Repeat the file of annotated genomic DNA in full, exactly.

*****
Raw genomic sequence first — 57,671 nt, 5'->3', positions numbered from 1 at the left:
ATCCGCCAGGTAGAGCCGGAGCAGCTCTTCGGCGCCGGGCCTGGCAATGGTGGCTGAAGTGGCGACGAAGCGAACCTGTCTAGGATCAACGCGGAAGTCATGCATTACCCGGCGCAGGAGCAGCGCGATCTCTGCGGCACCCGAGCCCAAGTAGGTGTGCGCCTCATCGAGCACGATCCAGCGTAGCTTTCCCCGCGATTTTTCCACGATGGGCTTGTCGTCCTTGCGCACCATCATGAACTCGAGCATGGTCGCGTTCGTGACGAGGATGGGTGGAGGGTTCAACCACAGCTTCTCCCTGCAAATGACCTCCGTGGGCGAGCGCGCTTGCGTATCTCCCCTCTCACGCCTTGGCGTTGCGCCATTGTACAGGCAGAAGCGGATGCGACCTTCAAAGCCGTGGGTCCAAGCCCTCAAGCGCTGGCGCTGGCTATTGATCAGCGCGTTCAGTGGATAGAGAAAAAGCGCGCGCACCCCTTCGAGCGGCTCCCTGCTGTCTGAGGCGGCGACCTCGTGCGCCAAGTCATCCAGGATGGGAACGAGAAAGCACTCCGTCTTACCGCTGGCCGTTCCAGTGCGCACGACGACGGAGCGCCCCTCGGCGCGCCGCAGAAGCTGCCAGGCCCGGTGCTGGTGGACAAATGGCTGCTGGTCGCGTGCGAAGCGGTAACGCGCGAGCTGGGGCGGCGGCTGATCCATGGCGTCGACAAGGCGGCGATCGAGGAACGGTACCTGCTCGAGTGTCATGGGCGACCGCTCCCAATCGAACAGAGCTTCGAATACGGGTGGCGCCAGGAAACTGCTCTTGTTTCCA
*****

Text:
Raw genomic sequence first — 57,671 nt, 5'->3', positions numbered from 1 at the left:
ATCCGCCAGGTAGAGCCGGAGCAGCTCTTCGGCGCCGGGCCTGGCAATGGTGGCTGAAGTGGCGACGAAGCGAACCTGTCTAGGATCAACGCGGAAGTCATGCATTACCCGGCGCAGGAGCAGCGCGATCTCTGCGGCACCCGAGCCCAAGTAGGTGTGCGCCTCATCGAGCACGATCCAGCGTAGCTTTCCCCGCGATTTTTCCACGATGGGCTTGTCGTCCTTGCGCACCATCATGAACTCGAGCATGGTCGCGTTCGTGACGAGGATGGGTGGAGGGTTCAACCACAGCTTCTCCCTGCAAATGACCTCCGTGGGCGAGCGCGCTTGCGTATCTCCCCTCTCACGCCTTGGCGTTGCGCCATTGTACAGGCAGAAGCGGATGCGACCTTCAAAGCCGTGGGTCCAAGCCCTCAAGCGCTGGCGCTGGCTATTGATCAGCGCGTTCAGTGGATAGAGAAAAAGCGCGCGCACCCCTTCGAGCGGCTCCCTGCTGTCTGAGGCGGCGACCTCGTGCGCCAAGTCATCCAGGATGGGAACGAGAAAGCACTCCGTCTTACCGCTGGCCGTTCCAGTGCGCACGACGACGGAGCGCCCCTCGGCGCGCCGCAGAAGCTGCCAGGCCCGGTGCTGGTGGACAAATGGCTGCTGGTCGCGTGCGAAGCGGTAACGCGCGAGCTGGGGCGGCGGCTGATCCATGGCGTCGACAAGGCGGCGATCGAGGAACGGTACCTGCTCGAGTGTCATGGGCGACCGCTCCCAATCGAACAGAGCTTCGAATACGGGTGGCGCCAGGAAACTGCTCTTGTTTCCA